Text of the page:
Allow me to preface this question by stating that I am not a Big Bang denier.
I am reading the book A Universe from Nothing by Lawrence M. Krauss. In his book, he presents the following card as one piece of evidence for the Big Bang:
Apparently, the boxes outline the predicted abundance of each element in the universe, whilst the shaded areas represent measured abundances.
This may just be because I'm a (student) mathematician, but this seems like extremely poor and unconvincing evidence on the part of physicists. The only prediction that is convincing is that of deuterium; the other predictions seem to be horribly inaccurate.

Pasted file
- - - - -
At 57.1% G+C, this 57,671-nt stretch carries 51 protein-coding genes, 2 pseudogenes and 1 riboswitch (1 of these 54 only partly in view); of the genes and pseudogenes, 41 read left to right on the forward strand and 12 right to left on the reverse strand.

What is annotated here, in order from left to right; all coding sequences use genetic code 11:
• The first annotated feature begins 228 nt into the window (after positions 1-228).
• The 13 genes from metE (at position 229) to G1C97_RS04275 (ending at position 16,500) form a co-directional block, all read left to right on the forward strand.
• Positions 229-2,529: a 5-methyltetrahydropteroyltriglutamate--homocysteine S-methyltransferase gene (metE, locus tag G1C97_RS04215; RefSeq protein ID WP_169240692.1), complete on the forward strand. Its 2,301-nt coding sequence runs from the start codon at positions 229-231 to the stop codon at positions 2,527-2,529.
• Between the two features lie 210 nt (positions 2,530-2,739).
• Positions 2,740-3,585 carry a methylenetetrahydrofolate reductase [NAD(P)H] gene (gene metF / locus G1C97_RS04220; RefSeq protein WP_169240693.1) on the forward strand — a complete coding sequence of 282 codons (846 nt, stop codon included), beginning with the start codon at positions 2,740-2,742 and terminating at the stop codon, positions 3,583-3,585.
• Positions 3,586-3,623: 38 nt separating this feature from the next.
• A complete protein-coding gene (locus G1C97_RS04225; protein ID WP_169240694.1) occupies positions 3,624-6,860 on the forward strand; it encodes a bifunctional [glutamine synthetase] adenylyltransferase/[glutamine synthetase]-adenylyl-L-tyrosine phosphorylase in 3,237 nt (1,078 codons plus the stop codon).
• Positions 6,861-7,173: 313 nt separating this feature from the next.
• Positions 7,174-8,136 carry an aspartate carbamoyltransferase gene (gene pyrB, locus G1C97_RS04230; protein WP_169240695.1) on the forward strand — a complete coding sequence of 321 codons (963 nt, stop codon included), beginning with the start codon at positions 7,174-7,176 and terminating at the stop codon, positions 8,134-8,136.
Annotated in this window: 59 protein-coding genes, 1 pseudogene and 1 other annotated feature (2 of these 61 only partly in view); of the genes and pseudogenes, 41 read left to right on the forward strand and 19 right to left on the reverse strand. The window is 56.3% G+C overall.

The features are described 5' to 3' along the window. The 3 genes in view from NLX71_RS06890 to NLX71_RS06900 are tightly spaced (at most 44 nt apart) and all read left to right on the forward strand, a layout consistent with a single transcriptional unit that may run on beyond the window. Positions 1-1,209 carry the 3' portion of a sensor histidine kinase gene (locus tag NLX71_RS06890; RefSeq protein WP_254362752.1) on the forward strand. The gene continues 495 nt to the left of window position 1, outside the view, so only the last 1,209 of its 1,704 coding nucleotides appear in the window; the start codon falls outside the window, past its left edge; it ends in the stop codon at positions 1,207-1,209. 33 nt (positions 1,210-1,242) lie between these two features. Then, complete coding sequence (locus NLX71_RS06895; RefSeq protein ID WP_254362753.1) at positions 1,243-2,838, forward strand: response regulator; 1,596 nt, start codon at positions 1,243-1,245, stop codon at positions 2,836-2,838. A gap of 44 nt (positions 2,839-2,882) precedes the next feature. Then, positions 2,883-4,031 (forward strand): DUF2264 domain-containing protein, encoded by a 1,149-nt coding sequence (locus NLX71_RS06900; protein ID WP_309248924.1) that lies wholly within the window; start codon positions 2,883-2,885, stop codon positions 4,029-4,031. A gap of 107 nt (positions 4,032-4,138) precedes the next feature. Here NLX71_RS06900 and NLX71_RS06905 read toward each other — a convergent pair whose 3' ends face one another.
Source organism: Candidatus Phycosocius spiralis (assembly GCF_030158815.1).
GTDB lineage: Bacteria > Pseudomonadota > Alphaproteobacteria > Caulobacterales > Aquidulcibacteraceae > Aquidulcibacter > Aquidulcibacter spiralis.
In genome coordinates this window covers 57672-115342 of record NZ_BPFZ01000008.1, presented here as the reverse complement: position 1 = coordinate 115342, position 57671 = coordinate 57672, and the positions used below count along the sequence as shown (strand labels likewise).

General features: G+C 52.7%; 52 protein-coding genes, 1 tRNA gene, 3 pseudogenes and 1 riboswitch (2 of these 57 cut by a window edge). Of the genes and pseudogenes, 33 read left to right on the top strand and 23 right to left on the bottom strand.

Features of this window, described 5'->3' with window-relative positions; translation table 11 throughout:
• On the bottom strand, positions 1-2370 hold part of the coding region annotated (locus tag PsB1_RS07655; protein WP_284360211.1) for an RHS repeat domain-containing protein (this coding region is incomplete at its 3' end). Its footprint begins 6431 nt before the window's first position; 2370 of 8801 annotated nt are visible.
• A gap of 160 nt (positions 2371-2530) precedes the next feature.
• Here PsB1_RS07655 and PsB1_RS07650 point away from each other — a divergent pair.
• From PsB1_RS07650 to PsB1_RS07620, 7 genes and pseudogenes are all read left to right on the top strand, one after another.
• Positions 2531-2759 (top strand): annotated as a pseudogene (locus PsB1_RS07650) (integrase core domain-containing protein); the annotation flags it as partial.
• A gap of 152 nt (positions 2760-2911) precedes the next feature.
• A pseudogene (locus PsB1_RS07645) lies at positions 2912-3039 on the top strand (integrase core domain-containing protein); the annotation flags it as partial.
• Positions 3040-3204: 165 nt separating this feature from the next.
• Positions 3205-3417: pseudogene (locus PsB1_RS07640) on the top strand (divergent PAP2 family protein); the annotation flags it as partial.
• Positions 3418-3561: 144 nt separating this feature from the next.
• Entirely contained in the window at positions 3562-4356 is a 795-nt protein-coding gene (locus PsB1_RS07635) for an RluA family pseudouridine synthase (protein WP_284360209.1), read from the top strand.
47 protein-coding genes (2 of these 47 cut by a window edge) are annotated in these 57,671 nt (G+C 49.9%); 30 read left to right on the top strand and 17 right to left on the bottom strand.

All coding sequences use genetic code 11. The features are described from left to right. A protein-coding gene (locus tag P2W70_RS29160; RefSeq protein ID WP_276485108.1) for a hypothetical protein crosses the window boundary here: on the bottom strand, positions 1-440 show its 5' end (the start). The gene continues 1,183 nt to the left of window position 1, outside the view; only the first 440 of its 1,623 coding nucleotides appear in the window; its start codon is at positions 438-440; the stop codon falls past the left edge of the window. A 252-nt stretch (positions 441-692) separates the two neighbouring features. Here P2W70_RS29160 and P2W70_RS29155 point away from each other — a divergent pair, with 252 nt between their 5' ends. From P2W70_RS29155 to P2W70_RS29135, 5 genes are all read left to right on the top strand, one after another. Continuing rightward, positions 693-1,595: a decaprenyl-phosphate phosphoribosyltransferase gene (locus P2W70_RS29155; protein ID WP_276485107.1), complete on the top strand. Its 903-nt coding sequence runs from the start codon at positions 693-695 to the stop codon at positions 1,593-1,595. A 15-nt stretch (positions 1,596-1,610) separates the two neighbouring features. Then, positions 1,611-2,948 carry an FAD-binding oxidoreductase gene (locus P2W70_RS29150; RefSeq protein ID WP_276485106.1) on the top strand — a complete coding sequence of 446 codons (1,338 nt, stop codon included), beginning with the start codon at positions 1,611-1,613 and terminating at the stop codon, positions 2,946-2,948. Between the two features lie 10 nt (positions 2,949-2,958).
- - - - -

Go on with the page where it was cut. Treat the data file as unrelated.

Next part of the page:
As I stated, this is obviously only one of many pieces of evidence for the Big Bang. However, without considering these other pieces of evidence, it seems that physicists regard this specific piece of evidence as being in itself extremely convincing. As such, I wonder what it is that I'm misunderstanding? Am I interpreting this incorrectly? I realise that absolute proofs exist only in mathematics, but these predictions (excluding deuterium) seem surprisingly bad.
Sean Lake commented on what seems to be a graph with much more accurate measurements: http://www.astro.ucla.edu/~wright/BBNS.html.